Dr Wenyuan Wu, Executive Director of the Californians for Equal Rights Foundation has denounced being “targeted” by Black American netizens unhappy with her stance on reparations.
In an NBC 7 News segment, Dr Wenyuan Wu, told the station “The biggest issues we have with this report are really how effective the recommendations and proposals can really help close down these gaps”.
The group have now uploaded the interview to YouTube, entitling it ‘Reparations Perpetuate Divisive Race-Based Policymaking’.
But Netizens unhappy with this representation have taken to Twitter to air their frustrations, some using the hashtag #Wherewereyouwu:
Wu has since taken to Twitter alleging she has been flooded with messages and posts from netizens who oppose her comments, including a Twitter Spaces 7hrs in length and attended by some 283 people.
The debate has sparked difference responses, with one tweeter responding “Well, respectfully, it’s a bit insensitive to tell a group of people that them wanting to be compensated is divisive after generations as the brunt of divisive policies & disenfranchisement when not controlling their existence within this country”.
The conversation comes as California explores reparations in a historic step towards making amends for the past and recent inequalities.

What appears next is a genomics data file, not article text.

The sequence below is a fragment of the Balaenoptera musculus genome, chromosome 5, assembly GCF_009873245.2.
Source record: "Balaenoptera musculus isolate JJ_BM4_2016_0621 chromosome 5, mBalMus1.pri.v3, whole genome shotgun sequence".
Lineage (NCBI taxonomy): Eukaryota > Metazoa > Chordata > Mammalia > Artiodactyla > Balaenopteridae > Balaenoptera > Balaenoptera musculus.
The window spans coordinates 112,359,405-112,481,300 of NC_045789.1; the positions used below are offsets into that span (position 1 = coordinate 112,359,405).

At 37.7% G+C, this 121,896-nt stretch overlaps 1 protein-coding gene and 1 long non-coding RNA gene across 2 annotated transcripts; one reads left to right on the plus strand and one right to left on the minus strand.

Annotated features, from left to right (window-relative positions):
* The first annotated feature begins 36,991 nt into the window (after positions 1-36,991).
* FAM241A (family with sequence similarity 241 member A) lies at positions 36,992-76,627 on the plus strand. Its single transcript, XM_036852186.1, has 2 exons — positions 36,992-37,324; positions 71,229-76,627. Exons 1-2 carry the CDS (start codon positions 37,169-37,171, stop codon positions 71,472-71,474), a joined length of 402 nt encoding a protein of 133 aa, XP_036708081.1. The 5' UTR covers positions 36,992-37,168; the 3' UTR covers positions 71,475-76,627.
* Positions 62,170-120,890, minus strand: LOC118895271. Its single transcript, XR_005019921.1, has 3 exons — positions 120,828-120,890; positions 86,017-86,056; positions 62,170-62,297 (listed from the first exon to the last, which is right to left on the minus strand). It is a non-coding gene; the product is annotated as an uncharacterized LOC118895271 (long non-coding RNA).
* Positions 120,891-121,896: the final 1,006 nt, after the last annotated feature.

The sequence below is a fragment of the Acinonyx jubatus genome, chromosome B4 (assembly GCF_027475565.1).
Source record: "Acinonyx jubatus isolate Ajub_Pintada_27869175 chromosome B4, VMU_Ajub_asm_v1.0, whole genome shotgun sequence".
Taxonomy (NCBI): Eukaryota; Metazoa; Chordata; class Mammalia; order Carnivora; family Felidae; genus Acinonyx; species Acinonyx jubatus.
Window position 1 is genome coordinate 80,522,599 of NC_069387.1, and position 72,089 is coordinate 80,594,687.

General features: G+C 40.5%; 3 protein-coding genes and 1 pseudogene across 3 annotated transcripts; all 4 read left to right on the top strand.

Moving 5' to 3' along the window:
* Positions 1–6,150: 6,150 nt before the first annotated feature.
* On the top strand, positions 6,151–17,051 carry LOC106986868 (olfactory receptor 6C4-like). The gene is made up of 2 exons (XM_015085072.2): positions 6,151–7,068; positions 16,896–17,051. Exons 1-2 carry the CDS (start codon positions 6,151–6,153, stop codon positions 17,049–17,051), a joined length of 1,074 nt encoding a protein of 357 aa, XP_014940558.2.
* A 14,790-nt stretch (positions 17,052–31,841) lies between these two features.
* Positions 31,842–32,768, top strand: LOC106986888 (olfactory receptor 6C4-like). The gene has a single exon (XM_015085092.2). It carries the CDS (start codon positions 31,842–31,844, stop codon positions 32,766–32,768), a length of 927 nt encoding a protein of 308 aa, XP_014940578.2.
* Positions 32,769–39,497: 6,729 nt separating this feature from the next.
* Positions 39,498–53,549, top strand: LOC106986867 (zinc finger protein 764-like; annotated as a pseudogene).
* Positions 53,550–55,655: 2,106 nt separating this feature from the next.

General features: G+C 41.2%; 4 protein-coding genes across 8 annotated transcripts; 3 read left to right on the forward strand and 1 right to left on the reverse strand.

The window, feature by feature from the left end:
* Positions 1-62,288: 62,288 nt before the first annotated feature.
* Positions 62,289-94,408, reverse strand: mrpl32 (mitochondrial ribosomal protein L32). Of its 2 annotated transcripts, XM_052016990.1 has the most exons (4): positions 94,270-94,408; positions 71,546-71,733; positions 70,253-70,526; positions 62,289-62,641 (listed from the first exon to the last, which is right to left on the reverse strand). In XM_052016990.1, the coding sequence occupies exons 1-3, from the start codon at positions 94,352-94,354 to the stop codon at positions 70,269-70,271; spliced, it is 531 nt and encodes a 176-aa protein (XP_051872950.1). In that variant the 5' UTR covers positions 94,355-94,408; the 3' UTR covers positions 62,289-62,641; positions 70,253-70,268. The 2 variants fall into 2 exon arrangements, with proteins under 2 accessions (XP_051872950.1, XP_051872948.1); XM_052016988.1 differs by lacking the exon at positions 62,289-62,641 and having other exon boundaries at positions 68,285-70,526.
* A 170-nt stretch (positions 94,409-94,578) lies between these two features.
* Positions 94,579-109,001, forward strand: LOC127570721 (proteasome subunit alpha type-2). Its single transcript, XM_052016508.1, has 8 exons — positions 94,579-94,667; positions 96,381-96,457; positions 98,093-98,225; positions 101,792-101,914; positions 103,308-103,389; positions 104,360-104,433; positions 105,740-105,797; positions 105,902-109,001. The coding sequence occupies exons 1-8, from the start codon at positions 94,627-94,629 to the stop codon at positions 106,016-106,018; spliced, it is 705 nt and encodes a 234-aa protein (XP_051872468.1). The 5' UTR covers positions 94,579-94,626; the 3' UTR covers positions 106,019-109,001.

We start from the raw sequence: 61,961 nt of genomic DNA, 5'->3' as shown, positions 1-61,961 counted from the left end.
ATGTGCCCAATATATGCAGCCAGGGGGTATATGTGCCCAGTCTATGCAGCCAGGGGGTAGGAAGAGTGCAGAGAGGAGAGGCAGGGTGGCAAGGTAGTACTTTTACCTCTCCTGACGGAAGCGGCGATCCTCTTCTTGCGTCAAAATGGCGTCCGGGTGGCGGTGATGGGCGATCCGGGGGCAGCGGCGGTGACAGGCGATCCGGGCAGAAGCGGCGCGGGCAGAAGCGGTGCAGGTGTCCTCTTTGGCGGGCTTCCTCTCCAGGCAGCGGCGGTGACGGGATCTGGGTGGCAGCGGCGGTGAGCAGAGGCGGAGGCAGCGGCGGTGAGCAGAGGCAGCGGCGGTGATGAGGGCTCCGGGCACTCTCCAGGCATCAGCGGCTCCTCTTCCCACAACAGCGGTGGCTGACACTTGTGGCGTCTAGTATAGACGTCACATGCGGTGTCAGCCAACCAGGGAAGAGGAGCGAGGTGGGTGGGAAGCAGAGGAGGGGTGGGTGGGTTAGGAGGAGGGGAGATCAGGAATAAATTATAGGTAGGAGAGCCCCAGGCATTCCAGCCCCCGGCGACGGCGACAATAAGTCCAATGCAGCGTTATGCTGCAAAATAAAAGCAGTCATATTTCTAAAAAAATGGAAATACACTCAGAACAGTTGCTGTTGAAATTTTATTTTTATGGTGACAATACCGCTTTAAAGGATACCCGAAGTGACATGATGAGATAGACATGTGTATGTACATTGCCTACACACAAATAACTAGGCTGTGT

The 500-page interim report was issued by the First-in-the-Nation Task Force to Study Reparations for African Americans. It raises 170 years of “segregation, racial terror, harmful racist neglect” and describes in extensive detail how ‘“atrocities in nearly every sector of civil society have inflicted harms, which cascade over a lifetime and compound over generations, resulting in the current wealth gap between Black and white Americans”.
The interim report was supervised by Michael Newman, Senior Assistant Attorney General of California Department of Justice’s Civil Rights Enforcement attorneys, including Deputy Attorney General Xiyun Yang, Legal Assistant Francisco Balderram also worked on the report.
A second report is due to be delivered to lawmakers next year.